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    Upward and downward counterfactuals serve the distinct motivational functions of selfimprovement and self-enhancement, respectively. Drawing on construal level theory, which contends that increasing psychological distance from an event leads people to focus on highlevel, self-improvement versus low-level, self-enhancement goals, we propose that distance will alter counterfactual direction in a way that satisfies these distinct motives. We found that people generated more downward counterfactuals about recent versus distant past events, while they tended to generate more upward counterfactuals about distant versus recent past events (Experiment 1). Consistent results were obtained for social distance (Experiment 2). Experiment 3 demonstrated that distance affects the direction of open-ended counterfactual thoughts. Finally, Experiment 4 explored a potential mechanism, demonstrating that manipulating temporal distance produced changes in participants’ self-improvement versus self-enhancement motivations when responding to negative events. Future directions and broader implications for self-control, social support, empathy, and learning are discussed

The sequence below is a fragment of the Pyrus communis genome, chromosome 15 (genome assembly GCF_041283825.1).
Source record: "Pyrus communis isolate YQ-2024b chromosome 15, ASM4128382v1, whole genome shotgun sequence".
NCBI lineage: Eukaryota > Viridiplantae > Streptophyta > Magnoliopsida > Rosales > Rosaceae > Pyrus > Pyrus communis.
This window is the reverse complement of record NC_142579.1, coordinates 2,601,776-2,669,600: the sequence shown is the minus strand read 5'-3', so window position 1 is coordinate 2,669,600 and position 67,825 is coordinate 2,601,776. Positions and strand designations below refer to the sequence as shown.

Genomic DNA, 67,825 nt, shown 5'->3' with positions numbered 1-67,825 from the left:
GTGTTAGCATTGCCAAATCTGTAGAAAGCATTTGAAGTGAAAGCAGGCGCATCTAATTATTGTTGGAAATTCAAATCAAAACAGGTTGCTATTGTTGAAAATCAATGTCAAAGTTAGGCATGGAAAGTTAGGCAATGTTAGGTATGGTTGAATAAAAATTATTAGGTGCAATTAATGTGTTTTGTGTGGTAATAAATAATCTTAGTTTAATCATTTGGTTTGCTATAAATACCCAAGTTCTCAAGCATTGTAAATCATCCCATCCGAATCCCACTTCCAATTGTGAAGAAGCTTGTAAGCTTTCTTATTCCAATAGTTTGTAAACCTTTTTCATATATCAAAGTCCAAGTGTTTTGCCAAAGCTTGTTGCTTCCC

Dare to compare: fact-based versus simulation-based comparison in daily life